The title of R. G. Robertson’s “Rotting Face” is immediately intriguing, the term being the name used by American Indian tribes of the Upper Missouri for the disease of smallpox, which ravaged the area in the mid-19th century. The book details the disease’s introduction to the tribes of the Upper Missouri region, extending north from St. Louis into Canada, on as personal a level as possible. Clearly using a few key primary sources, such as Francis Chardon’s personal diary, Robertson carefully notes names, dates, and places in an effort to be historically accurate. In addition, Robertson alternates this narrative of the introduction of smallpox with chapters detailing a plethora of related topics, such as the history of the region’s fur trade, American Indian commercial practices, and the history and clinical features of smallpox itself.
Unfortunately, this minute attention to detail in the narrative combined with the alternating chapter structure means that the book moves incredibly slowly. Though I feel as though I now have a firm understanding of the process of shoveling coal into various types of steamboats in order to fuel their long journeys upstream, the process of obtaining this information was at times tedious, and more attention to smallpox than fur trading may have helped to focus Robertson’s expository. Repetition of a few key grammatical errors also hindered the narrative’s flow.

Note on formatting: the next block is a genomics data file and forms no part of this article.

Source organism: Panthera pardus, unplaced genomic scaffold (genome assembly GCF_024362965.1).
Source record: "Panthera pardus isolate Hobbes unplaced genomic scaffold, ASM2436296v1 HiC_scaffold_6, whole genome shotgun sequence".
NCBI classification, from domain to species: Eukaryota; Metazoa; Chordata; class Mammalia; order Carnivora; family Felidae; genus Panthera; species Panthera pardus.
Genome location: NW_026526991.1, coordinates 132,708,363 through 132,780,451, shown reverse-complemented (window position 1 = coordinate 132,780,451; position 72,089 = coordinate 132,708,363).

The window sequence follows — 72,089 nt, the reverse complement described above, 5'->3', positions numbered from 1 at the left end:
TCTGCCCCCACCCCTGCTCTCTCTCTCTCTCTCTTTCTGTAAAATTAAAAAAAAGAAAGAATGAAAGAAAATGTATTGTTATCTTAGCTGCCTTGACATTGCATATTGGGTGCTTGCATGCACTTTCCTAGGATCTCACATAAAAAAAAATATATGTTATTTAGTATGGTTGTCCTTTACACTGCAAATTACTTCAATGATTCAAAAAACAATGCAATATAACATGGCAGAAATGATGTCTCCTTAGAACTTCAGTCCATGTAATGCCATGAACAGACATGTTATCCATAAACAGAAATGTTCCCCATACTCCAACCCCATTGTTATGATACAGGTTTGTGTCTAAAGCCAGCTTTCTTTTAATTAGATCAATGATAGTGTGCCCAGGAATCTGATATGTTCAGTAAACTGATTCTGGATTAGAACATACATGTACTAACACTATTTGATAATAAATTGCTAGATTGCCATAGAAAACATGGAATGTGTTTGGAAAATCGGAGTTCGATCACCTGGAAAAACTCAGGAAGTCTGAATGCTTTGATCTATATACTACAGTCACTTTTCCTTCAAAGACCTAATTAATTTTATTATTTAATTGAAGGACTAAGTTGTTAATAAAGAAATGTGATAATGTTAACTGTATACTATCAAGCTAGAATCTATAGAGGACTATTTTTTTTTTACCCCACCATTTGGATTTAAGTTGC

Another point I found troubling within Robertson’s prose was a tendency to use phrases that, while likely intended to make the text exciting, succeeded also in sounding pejorative toward many of the Indian tribes in question. For example, Robertson is wholly dismissive of any Indian attempts to treat the disease, recounting the activities of shamans with an almost playful tone. The sentence, “Having no understanding of property rights, Native Americans signed countless treaties, thinking they were licensing the English to work their land while maintaining their own claim of usage” fails to note that while the Indians may have had little understanding of the European property rights claimed by white settlers, tribes did in fact have systems of land distribution of their own.
In total, the book does record the outbreak of smallpox primarily in the Mandan, Hidatsa, and Arickara tribes, a subject that seems to have attracted little scholarship so far. Additionally, Robertson tackles his subject from an interesting angle in his exploration of fur trading culture, so that readers are left with an understanding of the economic-cultural system as a whole, rather than of a few individual components. With the hard work of a stringent editor, this book could become incredibly important on the scene of academic literature on smallpox and the American Indians in the 19th century.